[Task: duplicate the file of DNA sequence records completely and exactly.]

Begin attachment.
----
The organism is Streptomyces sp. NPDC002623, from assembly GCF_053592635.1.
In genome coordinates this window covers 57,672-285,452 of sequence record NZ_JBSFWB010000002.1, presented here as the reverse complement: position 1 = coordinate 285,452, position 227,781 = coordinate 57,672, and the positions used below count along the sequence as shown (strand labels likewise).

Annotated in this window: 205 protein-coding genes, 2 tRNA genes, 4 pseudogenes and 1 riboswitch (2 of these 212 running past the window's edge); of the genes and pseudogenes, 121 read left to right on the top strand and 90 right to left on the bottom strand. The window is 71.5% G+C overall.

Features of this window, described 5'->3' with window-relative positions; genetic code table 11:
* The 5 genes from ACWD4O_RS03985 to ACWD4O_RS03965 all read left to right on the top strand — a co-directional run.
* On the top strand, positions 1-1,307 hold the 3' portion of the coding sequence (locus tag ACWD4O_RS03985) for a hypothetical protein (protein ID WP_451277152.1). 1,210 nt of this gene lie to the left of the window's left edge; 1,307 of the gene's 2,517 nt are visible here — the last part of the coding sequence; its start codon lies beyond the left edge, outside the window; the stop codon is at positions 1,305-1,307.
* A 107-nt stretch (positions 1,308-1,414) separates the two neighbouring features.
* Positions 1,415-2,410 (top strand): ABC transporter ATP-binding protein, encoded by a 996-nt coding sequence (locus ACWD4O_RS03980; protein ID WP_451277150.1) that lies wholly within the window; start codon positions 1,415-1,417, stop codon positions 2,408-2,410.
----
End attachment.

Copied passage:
The organism is Streptomyces sp. NPDC002623, from assembly GCF_053592635.1.
In genome coordinates this window covers 57,672-285,452 of sequence record NZ_JBSFWB010000002.1, presented here as the reverse complement: position 1 = coordinate 285,452, position 227,781 = coordinate 57,672, and the positions used below count along the sequence as shown (strand labels likewise).

Annotated in this window: 205 protein-coding genes, 2 tRNA genes, 4 pseudogenes and 1 riboswitch (2 of these 212 running past the window's edge); of the genes and pseudogenes, 121 read left to right on the top strand and 90 right to left on the bottom strand. The window is 71.5% G+C overall.

Features of this window, described 5'->3' with window-relative positions; genetic code table 11:
* The 5 genes from ACWD4O_RS03985 to ACWD4O_RS03965 all read left to right on the top strand — a co-directional run.
* On the top strand, positions 1-1,307 hold the 3' portion of the coding sequence (locus tag ACWD4O_RS03985) for a hypothetical protein (protein ID WP_451277152.1). 1,210 nt of this gene lie to the left of the window's left edge; 1,307 of the gene's 2,517 nt are visible here — the last part of the coding sequence; its start codon lies beyond the left edge, outside the window; the stop codon is at positions 1,305-1,307.
* A 107-nt stretch (positions 1,308-1,414) separates the two neighbouring features.
* Positions 1,415-2,410 (top strand): ABC transporter ATP-binding protein, encoded by a 996-nt coding sequence (locus ACWD4O_RS03980; protein ID WP_451277150.1) that lies wholly within the window; start codon positions 1,415-1,417, stop codon positions 2,408-2,410.